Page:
45+ Post-War Modern Architecture in Europe, pp. 13-24
Stephanie Herold and Biljana Stefanovska (eds.)
Forum Stadt- und Regionalplanung | Berlin | 2012 | ISBN 978-3-7983-2435-0
Slovenia and South Korea do not seem to have much in common at first sight. Yet both countries were affected in similar ways by economic, social and political changes during the post-war reconstruction. While Slovenia was a part of Tito’s communist Yugoslavia, general Park Chung-hee ruled South Korea. The new authoritarian regimes used every opportunity to consolidate their political power by controlling every bit of society. Architecture was no exception in this sense since the regimes systematically constructed and exploited important national projects to legitimize the dominant ideology.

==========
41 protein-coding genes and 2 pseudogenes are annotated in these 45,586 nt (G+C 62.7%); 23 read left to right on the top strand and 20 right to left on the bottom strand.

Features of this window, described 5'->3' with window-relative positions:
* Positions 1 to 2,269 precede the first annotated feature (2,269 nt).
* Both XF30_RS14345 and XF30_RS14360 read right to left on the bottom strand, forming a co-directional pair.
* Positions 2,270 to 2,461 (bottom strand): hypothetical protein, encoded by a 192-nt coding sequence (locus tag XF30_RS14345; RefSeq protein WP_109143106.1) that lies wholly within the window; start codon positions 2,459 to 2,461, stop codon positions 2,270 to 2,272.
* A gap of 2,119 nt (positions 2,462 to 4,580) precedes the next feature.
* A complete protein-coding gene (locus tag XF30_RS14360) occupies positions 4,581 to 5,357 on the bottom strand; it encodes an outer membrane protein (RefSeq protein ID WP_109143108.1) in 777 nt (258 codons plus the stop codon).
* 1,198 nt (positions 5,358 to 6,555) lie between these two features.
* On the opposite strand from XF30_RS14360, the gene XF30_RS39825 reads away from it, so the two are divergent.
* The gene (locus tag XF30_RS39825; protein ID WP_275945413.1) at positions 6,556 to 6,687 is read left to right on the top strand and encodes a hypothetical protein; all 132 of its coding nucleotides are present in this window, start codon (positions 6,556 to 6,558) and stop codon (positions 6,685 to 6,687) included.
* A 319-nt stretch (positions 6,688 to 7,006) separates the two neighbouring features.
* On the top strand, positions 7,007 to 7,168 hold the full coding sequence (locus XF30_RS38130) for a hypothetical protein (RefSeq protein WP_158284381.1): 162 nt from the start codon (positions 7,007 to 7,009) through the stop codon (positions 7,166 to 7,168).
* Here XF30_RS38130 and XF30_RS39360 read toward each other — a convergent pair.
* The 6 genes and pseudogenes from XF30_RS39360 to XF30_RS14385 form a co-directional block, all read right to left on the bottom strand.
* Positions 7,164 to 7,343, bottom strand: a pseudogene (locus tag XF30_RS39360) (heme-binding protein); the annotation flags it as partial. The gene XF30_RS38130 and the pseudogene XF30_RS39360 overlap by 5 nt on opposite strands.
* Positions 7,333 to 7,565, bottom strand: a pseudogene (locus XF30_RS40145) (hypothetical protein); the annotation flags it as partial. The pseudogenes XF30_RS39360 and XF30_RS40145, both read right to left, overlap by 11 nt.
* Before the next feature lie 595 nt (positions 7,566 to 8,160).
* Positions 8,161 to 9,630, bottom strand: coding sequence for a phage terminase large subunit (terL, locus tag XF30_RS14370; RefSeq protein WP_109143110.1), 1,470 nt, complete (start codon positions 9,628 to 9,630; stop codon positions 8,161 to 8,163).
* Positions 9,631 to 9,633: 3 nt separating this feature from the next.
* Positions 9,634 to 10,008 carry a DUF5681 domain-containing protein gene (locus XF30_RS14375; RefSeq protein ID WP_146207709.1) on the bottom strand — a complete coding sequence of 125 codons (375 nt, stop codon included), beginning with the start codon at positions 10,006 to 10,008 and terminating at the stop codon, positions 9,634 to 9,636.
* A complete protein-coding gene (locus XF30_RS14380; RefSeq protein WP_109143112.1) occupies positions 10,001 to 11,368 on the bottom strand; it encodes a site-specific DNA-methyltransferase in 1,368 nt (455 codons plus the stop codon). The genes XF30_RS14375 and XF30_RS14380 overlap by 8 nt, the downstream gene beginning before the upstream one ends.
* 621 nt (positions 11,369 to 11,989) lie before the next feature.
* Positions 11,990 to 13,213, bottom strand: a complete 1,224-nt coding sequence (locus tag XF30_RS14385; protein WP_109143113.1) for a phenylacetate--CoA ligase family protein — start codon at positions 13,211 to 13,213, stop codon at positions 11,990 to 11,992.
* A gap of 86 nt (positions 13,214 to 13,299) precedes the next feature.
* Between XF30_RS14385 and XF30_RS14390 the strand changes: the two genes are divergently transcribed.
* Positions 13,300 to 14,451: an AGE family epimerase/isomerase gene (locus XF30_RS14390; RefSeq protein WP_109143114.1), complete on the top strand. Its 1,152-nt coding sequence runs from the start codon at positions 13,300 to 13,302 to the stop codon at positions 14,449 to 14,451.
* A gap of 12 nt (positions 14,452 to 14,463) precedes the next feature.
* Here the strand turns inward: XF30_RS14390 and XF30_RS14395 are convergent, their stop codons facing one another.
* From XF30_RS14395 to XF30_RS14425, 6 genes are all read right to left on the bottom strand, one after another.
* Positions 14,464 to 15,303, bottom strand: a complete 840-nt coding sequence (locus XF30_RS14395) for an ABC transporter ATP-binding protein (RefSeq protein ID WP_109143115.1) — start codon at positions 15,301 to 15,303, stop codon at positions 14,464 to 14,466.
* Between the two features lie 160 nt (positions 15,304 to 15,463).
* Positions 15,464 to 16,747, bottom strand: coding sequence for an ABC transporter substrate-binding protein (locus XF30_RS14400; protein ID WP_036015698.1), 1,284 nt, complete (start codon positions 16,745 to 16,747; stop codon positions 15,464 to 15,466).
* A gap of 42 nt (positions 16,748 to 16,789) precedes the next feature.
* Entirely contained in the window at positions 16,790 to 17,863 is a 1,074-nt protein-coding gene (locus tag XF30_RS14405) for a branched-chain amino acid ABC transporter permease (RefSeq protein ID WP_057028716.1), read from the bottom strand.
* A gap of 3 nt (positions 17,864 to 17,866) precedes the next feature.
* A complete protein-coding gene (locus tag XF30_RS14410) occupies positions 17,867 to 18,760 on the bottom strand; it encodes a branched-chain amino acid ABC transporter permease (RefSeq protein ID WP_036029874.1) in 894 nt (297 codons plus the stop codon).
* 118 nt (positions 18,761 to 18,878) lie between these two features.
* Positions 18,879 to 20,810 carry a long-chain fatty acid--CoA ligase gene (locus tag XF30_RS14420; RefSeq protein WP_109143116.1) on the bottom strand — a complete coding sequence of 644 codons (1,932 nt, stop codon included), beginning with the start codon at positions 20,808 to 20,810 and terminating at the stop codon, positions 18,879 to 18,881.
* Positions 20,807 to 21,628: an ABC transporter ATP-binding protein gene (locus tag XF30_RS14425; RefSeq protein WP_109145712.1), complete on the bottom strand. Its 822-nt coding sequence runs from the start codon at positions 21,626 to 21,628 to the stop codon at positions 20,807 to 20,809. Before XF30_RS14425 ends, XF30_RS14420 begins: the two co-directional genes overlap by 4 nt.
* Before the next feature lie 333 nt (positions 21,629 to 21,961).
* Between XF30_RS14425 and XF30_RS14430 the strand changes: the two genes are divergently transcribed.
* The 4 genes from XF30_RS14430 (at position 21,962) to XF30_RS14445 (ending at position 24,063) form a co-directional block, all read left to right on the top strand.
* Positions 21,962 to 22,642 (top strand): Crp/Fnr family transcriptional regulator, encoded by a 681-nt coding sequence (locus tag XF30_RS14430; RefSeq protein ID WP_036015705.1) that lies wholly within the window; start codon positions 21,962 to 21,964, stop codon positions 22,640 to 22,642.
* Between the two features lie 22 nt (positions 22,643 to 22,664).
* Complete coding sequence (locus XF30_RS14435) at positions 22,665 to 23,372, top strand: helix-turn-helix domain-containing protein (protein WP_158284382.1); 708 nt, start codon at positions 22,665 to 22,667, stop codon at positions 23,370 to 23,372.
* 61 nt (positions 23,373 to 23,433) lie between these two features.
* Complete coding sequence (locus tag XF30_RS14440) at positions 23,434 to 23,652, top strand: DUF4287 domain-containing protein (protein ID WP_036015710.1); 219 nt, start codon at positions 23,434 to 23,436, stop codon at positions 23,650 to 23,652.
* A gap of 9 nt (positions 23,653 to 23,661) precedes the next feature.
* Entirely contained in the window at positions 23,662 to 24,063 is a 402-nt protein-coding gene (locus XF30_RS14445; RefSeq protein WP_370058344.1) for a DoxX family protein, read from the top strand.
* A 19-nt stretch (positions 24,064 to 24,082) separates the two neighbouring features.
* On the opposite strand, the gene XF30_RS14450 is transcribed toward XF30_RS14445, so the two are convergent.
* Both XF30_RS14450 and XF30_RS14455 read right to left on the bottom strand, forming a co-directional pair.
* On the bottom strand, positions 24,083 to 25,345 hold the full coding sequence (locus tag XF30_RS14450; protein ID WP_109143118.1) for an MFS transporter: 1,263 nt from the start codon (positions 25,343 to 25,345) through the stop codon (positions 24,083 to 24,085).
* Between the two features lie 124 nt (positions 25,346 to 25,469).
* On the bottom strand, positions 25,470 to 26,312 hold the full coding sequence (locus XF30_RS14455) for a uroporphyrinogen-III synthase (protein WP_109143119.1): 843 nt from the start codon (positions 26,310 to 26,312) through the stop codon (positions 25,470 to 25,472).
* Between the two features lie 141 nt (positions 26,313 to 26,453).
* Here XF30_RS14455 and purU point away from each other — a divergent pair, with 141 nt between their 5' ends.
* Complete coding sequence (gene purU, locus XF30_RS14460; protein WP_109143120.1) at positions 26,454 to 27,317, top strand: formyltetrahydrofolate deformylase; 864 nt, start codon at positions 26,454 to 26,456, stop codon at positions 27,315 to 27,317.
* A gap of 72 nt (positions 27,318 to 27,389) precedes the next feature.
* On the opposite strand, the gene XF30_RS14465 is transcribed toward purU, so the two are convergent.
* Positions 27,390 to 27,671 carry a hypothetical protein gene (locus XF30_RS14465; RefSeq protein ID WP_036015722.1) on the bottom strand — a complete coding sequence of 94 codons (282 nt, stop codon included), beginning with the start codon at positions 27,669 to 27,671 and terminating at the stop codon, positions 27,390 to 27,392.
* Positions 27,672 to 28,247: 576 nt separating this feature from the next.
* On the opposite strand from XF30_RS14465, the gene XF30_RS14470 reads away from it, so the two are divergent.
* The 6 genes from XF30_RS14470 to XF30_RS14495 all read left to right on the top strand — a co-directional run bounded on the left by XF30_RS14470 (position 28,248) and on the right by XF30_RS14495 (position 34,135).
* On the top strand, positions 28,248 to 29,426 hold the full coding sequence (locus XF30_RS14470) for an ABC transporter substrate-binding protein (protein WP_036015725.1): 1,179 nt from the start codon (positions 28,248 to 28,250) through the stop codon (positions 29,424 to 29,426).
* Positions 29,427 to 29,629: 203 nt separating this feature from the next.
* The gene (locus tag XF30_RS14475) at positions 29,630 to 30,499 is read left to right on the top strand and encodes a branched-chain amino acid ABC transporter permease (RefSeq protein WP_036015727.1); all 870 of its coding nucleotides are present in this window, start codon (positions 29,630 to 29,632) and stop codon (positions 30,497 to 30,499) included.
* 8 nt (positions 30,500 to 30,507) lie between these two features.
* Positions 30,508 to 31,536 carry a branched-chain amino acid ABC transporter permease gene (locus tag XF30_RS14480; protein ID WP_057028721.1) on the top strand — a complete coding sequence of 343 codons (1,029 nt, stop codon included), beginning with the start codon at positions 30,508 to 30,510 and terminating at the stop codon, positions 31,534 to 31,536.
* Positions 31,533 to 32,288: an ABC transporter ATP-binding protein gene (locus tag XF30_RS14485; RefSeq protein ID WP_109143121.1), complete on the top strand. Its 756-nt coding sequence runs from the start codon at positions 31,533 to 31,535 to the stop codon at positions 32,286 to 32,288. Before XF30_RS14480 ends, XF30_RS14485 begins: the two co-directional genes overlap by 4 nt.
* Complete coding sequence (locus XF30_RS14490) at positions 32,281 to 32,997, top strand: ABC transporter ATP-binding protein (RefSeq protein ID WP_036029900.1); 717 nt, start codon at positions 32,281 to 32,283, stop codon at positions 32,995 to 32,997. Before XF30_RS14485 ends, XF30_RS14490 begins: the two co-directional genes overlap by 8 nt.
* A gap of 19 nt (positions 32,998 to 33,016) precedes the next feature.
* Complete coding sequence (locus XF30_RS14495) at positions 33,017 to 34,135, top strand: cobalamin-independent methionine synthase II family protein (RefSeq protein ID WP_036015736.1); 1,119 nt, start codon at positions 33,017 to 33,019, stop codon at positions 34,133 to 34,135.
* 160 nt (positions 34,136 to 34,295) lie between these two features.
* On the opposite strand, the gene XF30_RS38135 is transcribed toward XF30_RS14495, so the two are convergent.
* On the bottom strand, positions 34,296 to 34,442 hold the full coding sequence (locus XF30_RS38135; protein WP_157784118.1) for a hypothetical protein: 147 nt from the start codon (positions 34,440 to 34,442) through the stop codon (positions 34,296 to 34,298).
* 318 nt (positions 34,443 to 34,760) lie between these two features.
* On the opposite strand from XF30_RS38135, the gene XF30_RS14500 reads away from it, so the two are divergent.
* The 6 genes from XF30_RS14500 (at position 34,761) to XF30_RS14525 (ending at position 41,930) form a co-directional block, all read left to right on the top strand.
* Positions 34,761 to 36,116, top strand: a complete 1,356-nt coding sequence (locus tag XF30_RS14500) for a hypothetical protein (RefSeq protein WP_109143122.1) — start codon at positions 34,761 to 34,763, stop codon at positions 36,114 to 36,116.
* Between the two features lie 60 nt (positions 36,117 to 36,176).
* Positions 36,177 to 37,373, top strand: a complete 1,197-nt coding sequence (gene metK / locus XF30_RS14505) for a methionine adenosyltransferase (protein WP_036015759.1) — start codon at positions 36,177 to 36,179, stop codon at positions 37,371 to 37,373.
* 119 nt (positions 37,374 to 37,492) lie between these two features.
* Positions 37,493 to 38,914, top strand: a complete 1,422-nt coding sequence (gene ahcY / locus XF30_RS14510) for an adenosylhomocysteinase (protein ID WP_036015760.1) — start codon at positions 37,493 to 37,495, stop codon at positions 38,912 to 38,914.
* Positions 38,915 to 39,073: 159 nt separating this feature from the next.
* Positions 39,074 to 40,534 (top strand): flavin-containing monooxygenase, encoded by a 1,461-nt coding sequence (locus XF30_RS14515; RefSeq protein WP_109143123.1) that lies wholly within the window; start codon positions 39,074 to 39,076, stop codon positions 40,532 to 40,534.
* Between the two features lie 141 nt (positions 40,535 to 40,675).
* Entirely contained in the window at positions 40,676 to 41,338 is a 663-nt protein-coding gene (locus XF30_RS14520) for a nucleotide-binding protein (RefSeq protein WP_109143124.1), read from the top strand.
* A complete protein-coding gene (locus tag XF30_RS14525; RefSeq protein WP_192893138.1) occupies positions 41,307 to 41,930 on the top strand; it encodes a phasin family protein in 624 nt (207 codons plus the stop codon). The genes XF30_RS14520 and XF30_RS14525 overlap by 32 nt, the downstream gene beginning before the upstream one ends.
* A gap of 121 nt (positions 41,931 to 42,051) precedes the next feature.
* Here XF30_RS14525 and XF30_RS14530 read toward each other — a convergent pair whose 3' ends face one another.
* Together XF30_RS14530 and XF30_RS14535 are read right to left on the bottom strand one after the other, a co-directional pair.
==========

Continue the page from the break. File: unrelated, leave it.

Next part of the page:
The paper attempts to address some of the practices, which were to legitimize the architecture and consequently the dominant ideology in modernizing Slovenia and South Korea. It compares the architecture and legitimization of the Regional People’s Committee in Kranj in Slovenia and Buyeo National Museum in South Korea, designed by Edvard Ravnikar and Kim Swoo Geun, who were two of the most prominent modernist architects in each country. Although they eagerly followed the principles of modernist architecture, the two buildings were also affected by what the architects perceived as regional and national culture. It seems that the legitimization of architecture in this case was not framed only by personal experiences or cultural references of the architects but also by the dominant ideology, which in Yugoslavia favoured cultural diversity, while in South Korea it strived for a strong and uniform national culture.